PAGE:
The inspiration for this prompt comes from a lesson I taught recently in my Intro to Poetry class: “How to Workshop a Poem.” From an instructor’s perspective, it was a lesson on workshop protocol, giving constructive feedback, etc. As a creative writer, however, one who has sat through (and participated in, don’t get me wrong!) countless undergraduate workshops, graduate workshops, informal workshops, community workshops, middle school workshops, etc. etc. etc., the sense I got while delivering my mini-lecture was that my students were being inducted into some secret society, one with oddball rules (“The person whose work is being workshopped must never speak.” “If one wishes to refer to the ‘I’ in a poem one must always say ‘THE SPEAKER’ and never ‘YOU.’ “) and traditions not immediately intuitive but terribly, terribly important nonetheless.
Since the proliferation of university-housed creative writing programs, a process that began in the 1930s with the establishment of the Iowa Writers’ Workshop (just called “The Workshop” on the department webpage) and has caused the number of programs to skyrocket to unprecedented numbers (the current program count is somewhere around 800), we’ve entered an era in which most—if not all—of us have at some point encountered the Workshop beast. Most of us have been trained in an institutional context and as such, have grown accustomed to specific patterns of speech and behavior in the classroom. Which can be a bit weird.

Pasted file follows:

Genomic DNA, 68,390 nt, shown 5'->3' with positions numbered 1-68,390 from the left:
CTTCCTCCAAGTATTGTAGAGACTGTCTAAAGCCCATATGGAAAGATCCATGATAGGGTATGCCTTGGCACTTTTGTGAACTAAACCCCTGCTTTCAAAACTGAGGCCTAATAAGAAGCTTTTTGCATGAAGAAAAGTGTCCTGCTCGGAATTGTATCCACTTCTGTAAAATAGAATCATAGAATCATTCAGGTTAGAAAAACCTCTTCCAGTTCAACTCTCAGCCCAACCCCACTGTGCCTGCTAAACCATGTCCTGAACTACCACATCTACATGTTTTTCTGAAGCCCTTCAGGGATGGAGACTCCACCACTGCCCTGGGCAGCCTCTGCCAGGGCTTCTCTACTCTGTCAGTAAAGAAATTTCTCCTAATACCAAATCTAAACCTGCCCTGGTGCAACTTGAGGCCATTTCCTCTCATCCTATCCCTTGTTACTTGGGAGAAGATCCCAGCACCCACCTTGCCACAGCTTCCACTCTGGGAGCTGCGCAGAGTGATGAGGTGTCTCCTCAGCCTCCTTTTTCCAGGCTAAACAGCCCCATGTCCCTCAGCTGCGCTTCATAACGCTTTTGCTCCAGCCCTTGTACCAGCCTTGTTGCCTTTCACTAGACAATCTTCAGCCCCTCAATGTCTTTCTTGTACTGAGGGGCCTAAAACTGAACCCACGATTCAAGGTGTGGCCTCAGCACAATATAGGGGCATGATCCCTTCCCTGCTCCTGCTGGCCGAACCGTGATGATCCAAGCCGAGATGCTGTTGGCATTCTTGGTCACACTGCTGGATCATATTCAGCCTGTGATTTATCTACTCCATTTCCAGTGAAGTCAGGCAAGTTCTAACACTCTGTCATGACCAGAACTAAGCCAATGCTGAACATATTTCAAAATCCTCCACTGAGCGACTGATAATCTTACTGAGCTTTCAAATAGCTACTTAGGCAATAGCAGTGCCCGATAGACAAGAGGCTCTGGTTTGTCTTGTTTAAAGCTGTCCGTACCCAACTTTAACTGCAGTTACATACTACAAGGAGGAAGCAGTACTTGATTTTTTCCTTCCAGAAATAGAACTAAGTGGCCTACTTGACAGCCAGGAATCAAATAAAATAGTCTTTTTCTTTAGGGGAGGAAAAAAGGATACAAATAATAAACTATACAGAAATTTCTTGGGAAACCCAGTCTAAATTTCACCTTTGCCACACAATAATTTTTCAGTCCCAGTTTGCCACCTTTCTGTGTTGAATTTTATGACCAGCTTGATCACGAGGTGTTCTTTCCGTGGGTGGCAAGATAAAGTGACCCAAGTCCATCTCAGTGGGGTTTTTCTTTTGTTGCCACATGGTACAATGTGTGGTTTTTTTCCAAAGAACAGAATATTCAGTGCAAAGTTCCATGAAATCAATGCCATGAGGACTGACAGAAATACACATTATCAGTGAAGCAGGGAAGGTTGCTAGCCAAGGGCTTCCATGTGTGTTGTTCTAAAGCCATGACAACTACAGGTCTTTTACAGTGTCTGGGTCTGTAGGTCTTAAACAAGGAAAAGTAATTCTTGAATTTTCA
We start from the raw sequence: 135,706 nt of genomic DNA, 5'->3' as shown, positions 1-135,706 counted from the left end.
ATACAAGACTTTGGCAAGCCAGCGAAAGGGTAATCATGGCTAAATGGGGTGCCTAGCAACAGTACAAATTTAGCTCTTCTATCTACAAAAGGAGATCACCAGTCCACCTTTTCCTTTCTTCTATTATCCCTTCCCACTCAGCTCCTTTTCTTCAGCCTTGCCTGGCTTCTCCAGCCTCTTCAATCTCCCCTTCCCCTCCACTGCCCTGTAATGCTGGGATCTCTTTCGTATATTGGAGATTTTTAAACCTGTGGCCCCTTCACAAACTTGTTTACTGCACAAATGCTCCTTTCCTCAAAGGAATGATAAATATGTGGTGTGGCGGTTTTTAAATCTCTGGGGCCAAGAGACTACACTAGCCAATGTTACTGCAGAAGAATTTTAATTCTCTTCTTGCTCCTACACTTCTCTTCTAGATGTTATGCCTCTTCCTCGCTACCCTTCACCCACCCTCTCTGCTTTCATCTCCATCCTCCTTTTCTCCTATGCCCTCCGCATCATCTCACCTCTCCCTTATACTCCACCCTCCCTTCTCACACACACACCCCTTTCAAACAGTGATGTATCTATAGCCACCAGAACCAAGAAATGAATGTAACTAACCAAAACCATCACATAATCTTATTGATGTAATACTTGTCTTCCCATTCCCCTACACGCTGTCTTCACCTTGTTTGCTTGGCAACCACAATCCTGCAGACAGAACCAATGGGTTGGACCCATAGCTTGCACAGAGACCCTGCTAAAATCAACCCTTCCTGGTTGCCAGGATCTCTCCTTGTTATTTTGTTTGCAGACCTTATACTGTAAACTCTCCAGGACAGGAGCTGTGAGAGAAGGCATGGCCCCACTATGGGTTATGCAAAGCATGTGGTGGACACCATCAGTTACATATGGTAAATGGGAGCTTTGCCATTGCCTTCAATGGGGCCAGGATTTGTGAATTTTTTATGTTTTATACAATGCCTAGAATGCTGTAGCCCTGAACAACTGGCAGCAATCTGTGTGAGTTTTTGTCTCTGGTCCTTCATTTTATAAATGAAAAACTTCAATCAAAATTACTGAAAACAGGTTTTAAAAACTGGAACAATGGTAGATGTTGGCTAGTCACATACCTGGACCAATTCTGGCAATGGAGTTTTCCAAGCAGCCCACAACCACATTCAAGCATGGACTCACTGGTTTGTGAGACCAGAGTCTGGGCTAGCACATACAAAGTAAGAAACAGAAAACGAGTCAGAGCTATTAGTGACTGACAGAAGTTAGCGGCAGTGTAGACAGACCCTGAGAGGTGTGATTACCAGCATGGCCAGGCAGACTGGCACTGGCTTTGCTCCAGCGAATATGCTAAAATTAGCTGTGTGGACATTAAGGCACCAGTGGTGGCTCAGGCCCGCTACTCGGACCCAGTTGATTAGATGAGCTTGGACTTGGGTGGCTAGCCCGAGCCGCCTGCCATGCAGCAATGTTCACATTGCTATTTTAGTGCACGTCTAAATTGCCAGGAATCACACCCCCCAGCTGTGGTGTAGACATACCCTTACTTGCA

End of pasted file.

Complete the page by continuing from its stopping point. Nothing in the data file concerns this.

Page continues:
[T]hat gives me a very strong feeling,
a very powerful sense of something.
But I don’t know if anyone else was feeling that.
Maybe that was just me.
Maybe that’s just the way I read it.
(“Workshop,” Billy Collins)
All the same, we know workshop, both love and hate it, think it’s vital, useless, irrelevant, etc. So why not write about it?
Two well-known examples of “workshop” poems:
“Workshop” by Billy Collins
“For a Student Sleeping in a Poetry Workshop” by David Wagoner
Write a poem about workshop, set in workshop, or against workshop. Take your cue (or not!) from Collins and use the peculiar language and syntactical constructions we’re trained to use in the creative writing classroom.
Play with perspective and speak, like David Wagoner, from the instructor’s point of view, or if you’re more familiar with the student experience, from the shoulder of the participant. Have fun with voice and persona, and don’t be afraid to take a few jabs at what we all know as the Workshop beast.